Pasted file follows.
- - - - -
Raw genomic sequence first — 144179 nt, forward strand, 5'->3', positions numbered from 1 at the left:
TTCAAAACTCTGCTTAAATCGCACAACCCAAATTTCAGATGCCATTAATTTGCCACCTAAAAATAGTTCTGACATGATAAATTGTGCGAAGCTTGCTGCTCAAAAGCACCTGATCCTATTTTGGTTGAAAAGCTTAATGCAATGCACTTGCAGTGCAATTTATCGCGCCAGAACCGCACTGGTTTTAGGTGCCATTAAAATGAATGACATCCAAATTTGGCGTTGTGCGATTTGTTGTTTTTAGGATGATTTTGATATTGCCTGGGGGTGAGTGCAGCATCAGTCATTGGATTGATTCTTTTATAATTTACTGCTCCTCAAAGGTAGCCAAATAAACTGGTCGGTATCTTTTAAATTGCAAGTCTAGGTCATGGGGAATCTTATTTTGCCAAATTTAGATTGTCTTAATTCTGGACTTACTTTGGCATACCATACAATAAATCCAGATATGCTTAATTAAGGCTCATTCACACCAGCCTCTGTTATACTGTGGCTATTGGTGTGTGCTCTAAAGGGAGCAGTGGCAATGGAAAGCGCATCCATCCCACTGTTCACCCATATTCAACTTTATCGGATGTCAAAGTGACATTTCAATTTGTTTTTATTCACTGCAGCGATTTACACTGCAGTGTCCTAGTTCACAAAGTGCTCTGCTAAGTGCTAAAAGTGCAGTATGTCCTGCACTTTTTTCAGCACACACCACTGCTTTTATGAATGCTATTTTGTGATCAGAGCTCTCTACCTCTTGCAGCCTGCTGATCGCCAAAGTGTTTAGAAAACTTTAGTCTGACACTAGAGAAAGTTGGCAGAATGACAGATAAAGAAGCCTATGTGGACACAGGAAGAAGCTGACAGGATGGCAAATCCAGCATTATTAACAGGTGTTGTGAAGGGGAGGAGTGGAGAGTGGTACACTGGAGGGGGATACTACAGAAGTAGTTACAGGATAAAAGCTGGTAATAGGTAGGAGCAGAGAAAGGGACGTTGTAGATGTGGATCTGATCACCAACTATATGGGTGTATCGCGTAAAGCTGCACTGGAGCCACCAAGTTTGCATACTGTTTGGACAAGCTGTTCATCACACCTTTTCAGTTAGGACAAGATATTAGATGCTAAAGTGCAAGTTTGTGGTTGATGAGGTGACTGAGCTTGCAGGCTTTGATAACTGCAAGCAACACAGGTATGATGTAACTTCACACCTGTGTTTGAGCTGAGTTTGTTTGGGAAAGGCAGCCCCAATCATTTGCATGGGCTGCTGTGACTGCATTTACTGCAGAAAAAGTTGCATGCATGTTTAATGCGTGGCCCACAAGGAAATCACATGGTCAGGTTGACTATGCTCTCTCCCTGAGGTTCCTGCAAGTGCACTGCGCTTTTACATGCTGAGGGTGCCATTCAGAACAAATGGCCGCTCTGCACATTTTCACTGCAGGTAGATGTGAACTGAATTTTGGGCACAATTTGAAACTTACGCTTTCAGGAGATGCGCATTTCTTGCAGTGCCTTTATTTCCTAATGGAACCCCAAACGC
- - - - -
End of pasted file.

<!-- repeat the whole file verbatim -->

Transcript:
Raw genomic sequence first — 144179 nt, forward strand, 5'->3', positions numbered from 1 at the left:
TTCAAAACTCTGCTTAAATCGCACAACCCAAATTTCAGATGCCATTAATTTGCCACCTAAAAATAGTTCTGACATGATAAATTGTGCGAAGCTTGCTGCTCAAAAGCACCTGATCCTATTTTGGTTGAAAAGCTTAATGCAATGCACTTGCAGTGCAATTTATCGCGCCAGAACCGCACTGGTTTTAGGTGCCATTAAAATGAATGACATCCAAATTTGGCGTTGTGCGATTTGTTGTTTTTAGGATGATTTTGATATTGCCTGGGGGTGAGTGCAGCATCAGTCATTGGATTGATTCTTTTATAATTTACTGCTCCTCAAAGGTAGCCAAATAAACTGGTCGGTATCTTTTAAATTGCAAGTCTAGGTCATGGGGAATCTTATTTTGCCAAATTTAGATTGTCTTAATTCTGGACTTACTTTGGCATACCATACAATAAATCCAGATATGCTTAATTAAGGCTCATTCACACCAGCCTCTGTTATACTGTGGCTATTGGTGTGTGCTCTAAAGGGAGCAGTGGCAATGGAAAGCGCATCCATCCCACTGTTCACCCATATTCAACTTTATCGGATGTCAAAGTGACATTTCAATTTGTTTTTATTCACTGCAGCGATTTACACTGCAGTGTCCTAGTTCACAAAGTGCTCTGCTAAGTGCTAAAAGTGCAGTATGTCCTGCACTTTTTTCAGCACACACCACTGCTTTTATGAATGCTATTTTGTGATCAGAGCTCTCTACCTCTTGCAGCCTGCTGATCGCCAAAGTGTTTAGAAAACTTTAGTCTGACACTAGAGAAAGTTGGCAGAATGACAGATAAAGAAGCCTATGTGGACACAGGAAGAAGCTGACAGGATGGCAAATCCAGCATTATTAACAGGTGTTGTGAAGGGGAGGAGTGGAGAGTGGTACACTGGAGGGGGATACTACAGAAGTAGTTACAGGATAAAAGCTGGTAATAGGTAGGAGCAGAGAAAGGGACGTTGTAGATGTGGATCTGATCACCAACTATATGGGTGTATCGCGTAAAGCTGCACTGGAGCCACCAAGTTTGCATACTGTTTGGACAAGCTGTTCATCACACCTTTTCAGTTAGGACAAGATATTAGATGCTAAAGTGCAAGTTTGTGGTTGATGAGGTGACTGAGCTTGCAGGCTTTGATAACTGCAAGCAACACAGGTATGATGTAACTTCACACCTGTGTTTGAGCTGAGTTTGTTTGGGAAAGGCAGCCCCAATCATTTGCATGGGCTGCTGTGACTGCATTTACTGCAGAAAAAGTTGCATGCATGTTTAATGCGTGGCCCACAAGGAAATCACATGGTCAGGTTGACTATGCTCTCTCCCTGAGGTTCCTGCAAGTGCACTGCGCTTTTACATGCTGAGGGTGCCATTCAGAACAAATGGCCGCTCTGCACATTTTCACTGCAGGTAGATGTGAACTGAATTTTGGGCACAATTTGAAACTTACGCTTTCAGGAGATGCGCATTTCTTGCAGTGCCTTTATTTCCTAATGGAACCCCAAACGC